The crusades lasted until the early 14th century, as was ultimately unsuccessful. The Templars wealth was a source of avarice from both mother church and the more secular powers of the day. In 1307, King Philip IV (France) and Pope Clement V combined forces to take down the Knights Templar. Grand Master Jacques de Molay, the head of the Templars, was arrested on charges of heresy, sacrilege, and Satanism. Later he confessed under torture, like many of his compatriots. They were burned at the stake. 

Those rushes look a bit flammable.

Those rushes look a bit flammable.

The Knights Templar was dissolved by the Pope Clement in 1312 and all of their assets (not claimed by the kings of France and England, were assigned to the Knights Hospitalers. The Templars were banned in France and England (and anywhere the Catholic Church exerted authority) as a matter of course.  Some likely fled to other territories, such as excommunicated Scotland or to Switzerland. Templar organisations in Portugal changed their name from Knights Templar to Knights of Christ. At its peak, there may have been as many as 20,000 members of the Knights Templar, about 10% of which were actually knights.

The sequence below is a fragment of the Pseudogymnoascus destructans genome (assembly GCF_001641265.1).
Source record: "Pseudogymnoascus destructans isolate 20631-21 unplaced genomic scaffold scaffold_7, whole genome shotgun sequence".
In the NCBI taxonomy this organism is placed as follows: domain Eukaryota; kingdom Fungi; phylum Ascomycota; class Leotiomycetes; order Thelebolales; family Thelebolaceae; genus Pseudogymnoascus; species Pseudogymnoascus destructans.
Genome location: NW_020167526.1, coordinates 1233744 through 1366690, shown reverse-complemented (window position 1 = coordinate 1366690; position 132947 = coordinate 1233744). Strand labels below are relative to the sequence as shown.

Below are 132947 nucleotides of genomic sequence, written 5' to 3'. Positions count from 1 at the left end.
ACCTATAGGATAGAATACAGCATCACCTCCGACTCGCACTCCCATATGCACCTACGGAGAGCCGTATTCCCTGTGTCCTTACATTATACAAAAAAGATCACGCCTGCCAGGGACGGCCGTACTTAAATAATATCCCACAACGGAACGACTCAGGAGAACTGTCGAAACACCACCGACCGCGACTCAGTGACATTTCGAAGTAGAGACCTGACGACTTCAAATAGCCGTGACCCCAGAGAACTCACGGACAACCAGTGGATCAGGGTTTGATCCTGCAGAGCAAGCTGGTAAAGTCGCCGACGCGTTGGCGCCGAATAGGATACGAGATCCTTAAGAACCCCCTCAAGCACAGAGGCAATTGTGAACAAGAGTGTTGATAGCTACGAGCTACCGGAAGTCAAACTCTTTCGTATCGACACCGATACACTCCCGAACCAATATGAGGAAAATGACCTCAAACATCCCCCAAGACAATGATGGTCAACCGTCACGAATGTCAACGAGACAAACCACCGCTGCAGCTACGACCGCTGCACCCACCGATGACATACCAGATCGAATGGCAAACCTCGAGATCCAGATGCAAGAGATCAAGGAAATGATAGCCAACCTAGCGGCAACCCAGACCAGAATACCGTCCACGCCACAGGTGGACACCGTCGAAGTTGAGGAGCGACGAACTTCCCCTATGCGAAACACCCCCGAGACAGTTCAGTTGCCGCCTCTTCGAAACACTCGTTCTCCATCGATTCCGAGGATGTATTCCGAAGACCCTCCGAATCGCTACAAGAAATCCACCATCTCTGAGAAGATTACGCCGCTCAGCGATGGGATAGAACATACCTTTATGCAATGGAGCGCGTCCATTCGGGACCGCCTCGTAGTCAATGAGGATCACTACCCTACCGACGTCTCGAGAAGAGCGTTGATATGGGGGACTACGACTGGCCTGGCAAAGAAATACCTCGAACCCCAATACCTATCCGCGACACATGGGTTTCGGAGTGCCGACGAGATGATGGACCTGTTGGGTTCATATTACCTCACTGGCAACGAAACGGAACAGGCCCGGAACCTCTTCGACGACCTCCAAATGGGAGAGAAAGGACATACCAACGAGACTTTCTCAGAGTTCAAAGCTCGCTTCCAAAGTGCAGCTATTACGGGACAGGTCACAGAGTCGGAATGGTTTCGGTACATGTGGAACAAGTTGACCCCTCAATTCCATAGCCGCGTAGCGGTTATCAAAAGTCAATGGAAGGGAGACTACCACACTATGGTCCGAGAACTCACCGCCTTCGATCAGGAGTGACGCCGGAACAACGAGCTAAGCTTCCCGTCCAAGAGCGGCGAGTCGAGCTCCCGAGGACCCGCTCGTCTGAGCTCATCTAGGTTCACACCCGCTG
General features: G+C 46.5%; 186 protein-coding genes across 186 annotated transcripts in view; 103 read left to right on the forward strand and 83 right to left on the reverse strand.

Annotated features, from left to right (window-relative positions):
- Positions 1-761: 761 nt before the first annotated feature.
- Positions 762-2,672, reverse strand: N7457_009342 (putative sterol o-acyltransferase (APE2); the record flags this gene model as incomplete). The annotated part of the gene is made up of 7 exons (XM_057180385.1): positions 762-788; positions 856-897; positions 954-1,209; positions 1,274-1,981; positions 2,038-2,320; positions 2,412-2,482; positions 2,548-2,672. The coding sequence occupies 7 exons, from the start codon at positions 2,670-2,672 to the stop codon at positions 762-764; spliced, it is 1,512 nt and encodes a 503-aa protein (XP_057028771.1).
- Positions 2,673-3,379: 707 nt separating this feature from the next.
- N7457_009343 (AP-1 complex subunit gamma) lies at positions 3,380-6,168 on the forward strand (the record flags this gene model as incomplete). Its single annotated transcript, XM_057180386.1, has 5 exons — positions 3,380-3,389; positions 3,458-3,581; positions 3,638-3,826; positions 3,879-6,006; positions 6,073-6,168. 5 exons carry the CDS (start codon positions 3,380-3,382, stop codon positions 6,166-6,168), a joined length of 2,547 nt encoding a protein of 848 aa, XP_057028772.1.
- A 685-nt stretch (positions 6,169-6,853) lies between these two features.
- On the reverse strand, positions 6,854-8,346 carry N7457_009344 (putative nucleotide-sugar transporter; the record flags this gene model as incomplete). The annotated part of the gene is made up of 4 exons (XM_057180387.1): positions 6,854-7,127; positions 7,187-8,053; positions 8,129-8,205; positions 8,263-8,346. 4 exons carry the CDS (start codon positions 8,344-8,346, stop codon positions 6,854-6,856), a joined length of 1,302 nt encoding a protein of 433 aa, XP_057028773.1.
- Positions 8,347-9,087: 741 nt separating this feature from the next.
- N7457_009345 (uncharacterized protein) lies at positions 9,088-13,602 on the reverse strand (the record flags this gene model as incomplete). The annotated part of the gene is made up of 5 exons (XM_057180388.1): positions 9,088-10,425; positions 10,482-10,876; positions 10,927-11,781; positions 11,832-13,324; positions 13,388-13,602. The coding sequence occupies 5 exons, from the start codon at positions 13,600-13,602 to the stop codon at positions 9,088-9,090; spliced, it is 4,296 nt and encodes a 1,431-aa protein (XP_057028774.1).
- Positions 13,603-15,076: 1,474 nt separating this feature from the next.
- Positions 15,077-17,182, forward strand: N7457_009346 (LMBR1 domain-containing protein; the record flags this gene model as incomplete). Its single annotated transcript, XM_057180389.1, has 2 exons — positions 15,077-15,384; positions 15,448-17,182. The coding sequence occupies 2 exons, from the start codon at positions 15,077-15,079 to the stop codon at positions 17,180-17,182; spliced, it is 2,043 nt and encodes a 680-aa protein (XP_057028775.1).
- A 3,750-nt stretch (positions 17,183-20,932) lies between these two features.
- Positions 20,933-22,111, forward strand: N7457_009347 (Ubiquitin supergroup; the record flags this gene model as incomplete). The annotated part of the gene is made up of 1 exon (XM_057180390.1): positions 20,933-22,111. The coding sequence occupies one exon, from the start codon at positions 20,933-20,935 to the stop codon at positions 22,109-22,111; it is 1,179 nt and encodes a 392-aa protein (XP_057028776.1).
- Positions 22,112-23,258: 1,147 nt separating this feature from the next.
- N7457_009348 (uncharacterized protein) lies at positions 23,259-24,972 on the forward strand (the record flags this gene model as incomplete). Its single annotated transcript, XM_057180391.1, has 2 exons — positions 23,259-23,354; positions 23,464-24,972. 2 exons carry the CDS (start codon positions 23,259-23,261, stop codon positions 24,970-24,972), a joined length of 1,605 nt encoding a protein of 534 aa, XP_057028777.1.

The Catholic Church has admitted that these actions were unjustified and claim Pope Clement was being pressured by secular rulers... Though last I checked, Kings were not secular rulers.

Topic Tuesday #117 2014/10/14 "Sundays"

Topic Tuesday #117 2014/10/14 "Sundays"

As my readers have likely figured out by now, I'm one of those atheists that you've been warned are angry, sinful, good for nothing heathens. As you might have also figured out, atheists are not really that angry, sinful, or good for nothing. Don't get me wrong, I sin as much as the next theist, but I don't feel guilty about it.  Anyway, something that came to my attention this week was what new apostates do with their Sundays now that they are not tied up in worship. Folks, it might surprise you what atheists do on Sundays.